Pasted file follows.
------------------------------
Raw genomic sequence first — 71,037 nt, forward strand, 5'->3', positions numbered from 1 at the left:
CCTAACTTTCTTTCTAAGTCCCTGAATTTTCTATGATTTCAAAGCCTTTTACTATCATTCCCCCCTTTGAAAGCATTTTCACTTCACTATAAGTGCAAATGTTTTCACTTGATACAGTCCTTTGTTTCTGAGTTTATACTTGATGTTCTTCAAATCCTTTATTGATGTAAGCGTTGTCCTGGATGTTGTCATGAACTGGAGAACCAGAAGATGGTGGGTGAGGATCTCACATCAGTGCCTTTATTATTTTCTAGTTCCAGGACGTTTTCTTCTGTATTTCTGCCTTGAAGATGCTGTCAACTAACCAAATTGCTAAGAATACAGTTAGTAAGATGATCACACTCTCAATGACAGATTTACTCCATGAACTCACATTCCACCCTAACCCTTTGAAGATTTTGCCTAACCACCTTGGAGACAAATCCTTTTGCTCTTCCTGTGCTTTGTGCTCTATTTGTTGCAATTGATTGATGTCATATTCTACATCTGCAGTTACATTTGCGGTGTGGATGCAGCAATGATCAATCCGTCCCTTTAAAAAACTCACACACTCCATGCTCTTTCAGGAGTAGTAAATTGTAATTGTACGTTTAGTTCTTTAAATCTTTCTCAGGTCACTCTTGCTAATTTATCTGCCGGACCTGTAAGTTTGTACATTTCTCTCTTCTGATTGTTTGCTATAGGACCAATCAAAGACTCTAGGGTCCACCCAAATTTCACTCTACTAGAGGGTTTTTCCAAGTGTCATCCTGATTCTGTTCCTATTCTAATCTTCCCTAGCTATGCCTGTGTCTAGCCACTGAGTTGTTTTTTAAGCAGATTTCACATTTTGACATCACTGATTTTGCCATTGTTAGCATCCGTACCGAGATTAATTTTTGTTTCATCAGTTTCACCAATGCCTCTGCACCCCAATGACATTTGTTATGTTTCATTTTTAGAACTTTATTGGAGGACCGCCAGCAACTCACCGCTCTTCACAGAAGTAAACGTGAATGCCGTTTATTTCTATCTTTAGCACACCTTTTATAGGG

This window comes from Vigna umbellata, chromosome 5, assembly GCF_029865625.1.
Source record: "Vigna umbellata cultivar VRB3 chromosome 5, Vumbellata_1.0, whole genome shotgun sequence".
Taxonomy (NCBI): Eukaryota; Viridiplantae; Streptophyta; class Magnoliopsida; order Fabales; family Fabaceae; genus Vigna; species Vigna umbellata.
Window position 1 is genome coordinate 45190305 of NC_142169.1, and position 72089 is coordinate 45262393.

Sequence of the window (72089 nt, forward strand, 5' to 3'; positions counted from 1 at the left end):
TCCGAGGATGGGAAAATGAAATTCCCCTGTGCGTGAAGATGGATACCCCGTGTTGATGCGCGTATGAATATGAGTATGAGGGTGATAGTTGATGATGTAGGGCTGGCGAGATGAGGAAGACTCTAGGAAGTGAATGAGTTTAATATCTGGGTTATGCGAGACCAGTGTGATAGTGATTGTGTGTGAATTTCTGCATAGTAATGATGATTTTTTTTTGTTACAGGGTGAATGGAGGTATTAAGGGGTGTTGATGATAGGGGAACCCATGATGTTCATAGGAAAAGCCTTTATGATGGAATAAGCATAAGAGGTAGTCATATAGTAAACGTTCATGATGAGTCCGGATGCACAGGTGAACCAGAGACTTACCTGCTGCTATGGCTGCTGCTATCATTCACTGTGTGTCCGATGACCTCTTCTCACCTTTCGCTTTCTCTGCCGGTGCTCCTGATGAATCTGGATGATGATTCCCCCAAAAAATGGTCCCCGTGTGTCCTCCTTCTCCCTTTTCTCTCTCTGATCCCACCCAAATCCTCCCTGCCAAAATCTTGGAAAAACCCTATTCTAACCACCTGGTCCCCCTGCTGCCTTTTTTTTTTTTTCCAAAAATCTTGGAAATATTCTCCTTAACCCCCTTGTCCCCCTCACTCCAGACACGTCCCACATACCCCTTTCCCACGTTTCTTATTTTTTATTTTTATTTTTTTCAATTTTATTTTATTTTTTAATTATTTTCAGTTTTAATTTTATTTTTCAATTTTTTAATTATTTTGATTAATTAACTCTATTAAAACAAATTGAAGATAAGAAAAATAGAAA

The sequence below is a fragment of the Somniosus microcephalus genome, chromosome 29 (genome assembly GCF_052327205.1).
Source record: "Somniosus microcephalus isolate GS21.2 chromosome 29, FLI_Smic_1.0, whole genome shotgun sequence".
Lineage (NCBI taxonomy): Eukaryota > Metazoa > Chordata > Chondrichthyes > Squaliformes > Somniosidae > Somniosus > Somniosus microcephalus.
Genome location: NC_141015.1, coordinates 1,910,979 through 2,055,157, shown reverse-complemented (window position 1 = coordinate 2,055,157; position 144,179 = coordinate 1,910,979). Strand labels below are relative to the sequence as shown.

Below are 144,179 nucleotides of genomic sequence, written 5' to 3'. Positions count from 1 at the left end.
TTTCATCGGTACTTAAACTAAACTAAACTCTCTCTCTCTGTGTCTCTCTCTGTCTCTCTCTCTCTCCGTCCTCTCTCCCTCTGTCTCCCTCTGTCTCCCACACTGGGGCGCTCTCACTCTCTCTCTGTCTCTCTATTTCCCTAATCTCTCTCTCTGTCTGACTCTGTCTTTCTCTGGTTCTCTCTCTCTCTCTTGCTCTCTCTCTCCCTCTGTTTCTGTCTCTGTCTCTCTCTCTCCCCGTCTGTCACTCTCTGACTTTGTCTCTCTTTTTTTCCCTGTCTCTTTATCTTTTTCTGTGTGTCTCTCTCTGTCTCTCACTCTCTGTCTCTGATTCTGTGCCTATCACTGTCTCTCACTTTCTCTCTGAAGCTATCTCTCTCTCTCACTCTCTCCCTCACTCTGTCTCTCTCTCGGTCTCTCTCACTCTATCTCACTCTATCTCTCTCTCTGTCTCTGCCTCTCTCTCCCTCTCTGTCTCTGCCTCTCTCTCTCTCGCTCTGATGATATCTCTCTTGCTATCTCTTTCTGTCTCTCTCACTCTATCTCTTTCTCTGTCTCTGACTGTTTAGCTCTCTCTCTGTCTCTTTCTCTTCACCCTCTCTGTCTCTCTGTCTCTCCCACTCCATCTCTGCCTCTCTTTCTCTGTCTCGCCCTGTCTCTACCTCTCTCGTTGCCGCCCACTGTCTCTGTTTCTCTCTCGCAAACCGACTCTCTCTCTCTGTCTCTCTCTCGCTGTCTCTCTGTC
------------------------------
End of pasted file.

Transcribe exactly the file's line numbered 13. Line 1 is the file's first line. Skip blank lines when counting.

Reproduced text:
Below are 144,179 nucleotides of genomic sequence, written 5' to 3'. Positions count from 1 at the left end.